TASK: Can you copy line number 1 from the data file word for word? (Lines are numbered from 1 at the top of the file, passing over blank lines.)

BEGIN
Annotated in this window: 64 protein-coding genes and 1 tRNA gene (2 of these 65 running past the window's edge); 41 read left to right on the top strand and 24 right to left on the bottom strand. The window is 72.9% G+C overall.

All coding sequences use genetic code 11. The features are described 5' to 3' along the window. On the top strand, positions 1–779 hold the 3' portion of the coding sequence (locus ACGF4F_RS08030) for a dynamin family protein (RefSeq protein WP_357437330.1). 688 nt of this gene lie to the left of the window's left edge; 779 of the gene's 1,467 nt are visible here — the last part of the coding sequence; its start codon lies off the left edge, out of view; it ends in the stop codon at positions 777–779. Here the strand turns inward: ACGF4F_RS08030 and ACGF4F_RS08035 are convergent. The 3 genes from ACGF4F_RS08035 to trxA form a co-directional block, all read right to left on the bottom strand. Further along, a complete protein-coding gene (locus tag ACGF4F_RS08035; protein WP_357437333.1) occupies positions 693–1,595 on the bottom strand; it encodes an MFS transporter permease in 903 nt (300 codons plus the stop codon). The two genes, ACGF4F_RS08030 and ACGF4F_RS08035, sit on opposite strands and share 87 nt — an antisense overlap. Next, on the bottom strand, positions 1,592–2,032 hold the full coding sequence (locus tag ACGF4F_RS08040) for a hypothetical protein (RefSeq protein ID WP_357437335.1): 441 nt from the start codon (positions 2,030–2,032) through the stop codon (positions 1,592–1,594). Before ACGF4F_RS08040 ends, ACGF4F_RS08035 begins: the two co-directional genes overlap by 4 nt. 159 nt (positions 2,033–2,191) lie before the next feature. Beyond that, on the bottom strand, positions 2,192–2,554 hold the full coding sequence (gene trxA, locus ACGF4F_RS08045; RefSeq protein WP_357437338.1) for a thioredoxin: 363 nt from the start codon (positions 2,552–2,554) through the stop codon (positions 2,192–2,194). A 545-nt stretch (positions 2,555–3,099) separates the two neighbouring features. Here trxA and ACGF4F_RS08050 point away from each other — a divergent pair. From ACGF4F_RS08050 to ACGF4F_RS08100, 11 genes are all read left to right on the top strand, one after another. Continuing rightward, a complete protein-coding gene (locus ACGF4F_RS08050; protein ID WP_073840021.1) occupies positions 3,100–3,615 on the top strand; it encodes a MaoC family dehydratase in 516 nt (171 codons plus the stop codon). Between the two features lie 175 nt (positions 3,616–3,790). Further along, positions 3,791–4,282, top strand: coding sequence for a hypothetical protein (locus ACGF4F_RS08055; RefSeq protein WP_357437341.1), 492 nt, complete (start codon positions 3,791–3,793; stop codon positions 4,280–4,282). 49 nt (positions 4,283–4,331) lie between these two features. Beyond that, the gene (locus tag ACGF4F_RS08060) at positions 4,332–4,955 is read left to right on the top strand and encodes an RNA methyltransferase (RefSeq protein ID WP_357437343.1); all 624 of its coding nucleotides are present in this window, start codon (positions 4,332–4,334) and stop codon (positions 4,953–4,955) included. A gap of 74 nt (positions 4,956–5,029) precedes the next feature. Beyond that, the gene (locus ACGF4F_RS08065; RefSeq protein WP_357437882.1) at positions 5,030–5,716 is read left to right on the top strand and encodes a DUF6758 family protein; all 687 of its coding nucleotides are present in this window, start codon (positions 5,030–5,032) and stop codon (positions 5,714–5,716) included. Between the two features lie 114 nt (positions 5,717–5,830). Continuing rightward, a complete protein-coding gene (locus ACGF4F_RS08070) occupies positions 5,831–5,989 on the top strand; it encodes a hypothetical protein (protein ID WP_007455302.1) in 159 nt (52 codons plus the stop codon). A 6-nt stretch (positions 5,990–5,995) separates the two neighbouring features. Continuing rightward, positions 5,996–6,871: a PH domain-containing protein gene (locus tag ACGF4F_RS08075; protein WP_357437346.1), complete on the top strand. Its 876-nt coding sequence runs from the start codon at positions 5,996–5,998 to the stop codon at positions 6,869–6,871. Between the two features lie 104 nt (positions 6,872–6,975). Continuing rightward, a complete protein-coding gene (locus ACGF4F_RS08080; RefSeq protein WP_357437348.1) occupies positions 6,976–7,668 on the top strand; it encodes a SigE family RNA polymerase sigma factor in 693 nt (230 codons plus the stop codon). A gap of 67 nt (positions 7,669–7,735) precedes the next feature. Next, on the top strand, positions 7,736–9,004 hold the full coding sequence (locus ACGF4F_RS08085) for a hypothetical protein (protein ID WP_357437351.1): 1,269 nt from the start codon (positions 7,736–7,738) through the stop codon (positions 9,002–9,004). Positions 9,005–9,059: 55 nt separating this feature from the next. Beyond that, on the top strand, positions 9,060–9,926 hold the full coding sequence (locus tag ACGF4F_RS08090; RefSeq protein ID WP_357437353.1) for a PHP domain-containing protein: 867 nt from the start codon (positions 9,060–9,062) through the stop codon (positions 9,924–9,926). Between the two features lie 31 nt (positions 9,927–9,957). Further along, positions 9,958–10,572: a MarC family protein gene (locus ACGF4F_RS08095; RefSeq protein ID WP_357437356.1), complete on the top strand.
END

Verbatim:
Annotated in this window: 64 protein-coding genes and 1 tRNA gene (2 of these 65 running past the window's edge); 41 read left to right on the top strand and 24 right to left on the bottom strand. The window is 72.9% G+C overall.